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Comfortable Counters

There is a nice trick one can use when designing interfaces. When you have several groups, or categories, or topics, or sections to choose from (only one of them can be displayed), or even if you only have one, but it's not displayed all the time (for example, a shopping cart at an online shop site), it is good to display the number of items they contain right beside their names. The number of items overall, or the number of unread items, or any other status indicator that may be relevant. This way you don't have to click on each and every group to see if something changed – the changing numbers will tell you.

For example, consider the shopping cart. When you click on the add to cart button, you want to see that the item was indeed added to your list. If the button was any more complicated, you also want to make sure that the correct amount was added. Some online shops will just move you to the cart page after you clicked – otherwise, you will go there yourself anyways, because you want to make sure. Then you have to hit the back button, or even worse, navigate back to to where you were, to continue shopping. Or you may just decide that's enough shopping for today, which is even worse for the shop. But if there is a counter next to your shopping cart link, and it is updated properly after you click – you are fairly sure the button worked as you expected, and you can proceed with shopping.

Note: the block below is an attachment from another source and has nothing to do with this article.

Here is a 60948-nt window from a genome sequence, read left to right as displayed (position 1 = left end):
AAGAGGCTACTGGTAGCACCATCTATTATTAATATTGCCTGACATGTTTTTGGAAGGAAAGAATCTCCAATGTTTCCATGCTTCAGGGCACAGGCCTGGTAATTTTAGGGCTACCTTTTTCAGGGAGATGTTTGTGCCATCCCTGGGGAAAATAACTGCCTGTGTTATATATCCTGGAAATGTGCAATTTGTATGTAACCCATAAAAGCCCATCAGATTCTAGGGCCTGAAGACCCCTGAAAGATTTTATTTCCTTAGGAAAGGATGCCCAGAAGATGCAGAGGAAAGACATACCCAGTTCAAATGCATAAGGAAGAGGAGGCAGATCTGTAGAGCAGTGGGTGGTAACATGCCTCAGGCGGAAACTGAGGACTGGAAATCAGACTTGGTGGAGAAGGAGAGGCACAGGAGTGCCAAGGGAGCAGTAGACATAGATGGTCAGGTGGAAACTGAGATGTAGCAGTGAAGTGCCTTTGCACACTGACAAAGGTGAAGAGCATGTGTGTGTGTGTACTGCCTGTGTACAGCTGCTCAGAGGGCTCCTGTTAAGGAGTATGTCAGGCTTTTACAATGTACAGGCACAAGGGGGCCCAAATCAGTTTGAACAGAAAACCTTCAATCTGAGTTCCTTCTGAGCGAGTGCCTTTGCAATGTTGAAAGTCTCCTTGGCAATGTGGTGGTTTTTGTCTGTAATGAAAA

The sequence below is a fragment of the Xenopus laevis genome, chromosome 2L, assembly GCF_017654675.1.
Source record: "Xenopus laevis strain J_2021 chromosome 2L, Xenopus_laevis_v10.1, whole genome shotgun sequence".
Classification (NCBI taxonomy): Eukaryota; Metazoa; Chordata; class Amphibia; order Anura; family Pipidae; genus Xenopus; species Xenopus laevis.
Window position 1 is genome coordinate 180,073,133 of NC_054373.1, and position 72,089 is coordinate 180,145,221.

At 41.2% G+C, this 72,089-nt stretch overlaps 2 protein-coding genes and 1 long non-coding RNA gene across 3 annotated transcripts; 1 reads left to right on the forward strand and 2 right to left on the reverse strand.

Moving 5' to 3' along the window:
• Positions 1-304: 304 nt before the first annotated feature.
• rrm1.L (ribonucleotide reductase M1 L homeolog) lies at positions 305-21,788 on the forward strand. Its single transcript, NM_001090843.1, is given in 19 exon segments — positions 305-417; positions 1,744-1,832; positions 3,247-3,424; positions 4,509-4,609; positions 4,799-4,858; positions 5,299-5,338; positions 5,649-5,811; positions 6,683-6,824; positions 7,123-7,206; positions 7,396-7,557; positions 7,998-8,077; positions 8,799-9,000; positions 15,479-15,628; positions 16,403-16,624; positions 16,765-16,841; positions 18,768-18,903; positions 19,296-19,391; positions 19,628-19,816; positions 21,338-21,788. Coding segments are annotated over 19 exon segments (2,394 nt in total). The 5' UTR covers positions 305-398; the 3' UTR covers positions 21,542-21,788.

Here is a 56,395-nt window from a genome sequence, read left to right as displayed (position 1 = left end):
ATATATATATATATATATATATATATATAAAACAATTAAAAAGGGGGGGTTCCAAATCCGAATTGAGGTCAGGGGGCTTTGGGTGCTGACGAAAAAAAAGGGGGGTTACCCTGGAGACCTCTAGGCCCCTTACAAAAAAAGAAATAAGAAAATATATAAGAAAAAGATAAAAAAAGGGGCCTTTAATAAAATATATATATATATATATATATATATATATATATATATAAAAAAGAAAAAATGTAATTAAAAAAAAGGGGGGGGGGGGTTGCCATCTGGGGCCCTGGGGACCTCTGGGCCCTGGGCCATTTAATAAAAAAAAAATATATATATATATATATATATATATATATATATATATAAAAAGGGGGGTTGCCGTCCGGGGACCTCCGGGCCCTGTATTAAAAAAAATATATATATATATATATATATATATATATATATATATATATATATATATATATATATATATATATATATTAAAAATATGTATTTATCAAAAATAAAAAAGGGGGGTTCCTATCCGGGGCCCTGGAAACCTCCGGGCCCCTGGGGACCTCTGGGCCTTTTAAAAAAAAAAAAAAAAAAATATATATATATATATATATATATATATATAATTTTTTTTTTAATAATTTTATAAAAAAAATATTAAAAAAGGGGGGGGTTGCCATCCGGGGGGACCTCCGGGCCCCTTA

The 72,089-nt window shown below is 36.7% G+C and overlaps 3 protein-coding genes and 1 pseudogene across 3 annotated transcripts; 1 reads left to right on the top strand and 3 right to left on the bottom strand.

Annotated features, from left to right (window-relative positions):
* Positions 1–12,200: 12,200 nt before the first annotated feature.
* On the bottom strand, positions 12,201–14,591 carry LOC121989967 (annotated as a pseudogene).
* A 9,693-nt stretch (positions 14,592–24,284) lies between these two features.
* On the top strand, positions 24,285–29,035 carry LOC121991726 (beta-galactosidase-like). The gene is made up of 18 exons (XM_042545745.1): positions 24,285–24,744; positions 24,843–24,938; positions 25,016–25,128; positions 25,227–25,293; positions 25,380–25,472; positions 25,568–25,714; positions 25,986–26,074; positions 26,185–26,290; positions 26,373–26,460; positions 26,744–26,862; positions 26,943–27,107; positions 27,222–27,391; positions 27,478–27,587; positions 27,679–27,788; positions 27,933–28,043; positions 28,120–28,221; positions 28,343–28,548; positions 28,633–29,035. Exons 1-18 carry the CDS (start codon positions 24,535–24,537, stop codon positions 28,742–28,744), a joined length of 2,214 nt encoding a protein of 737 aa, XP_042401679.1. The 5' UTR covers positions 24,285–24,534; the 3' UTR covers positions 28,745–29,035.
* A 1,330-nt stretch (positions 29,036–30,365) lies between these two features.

Another use for the counters is a little more internal. I've seen it in some custom-written forum software. Very simple, yet very functional one. It was an anonymous forum (you could sign your posts if you wanted), without any logins. But having no logins and no user information stored meant it didn't know which threads contain posts that the user didn't read yet. It could use cookies, and store the information in format similar to the .jnewsrc file of slrn, but this is complicated and could easily grow beyond the allowed 4kB. This particular piece of software used a functionality that's build in web browsers specifically for that: visited links. Obviously, the links to pages you've visited are marked as "visited" automatically. You don't need any code for that. All you need is to make sure the links get "unvisited" when the pages change. And that's where counters come in handy – the links to the thread pages contained a parameter, for example &posts=3. This parameter wasn't used anywhere. It was there just so that the link changes every time a new post is made – so it gets "unvisited". Simple yet brilliant.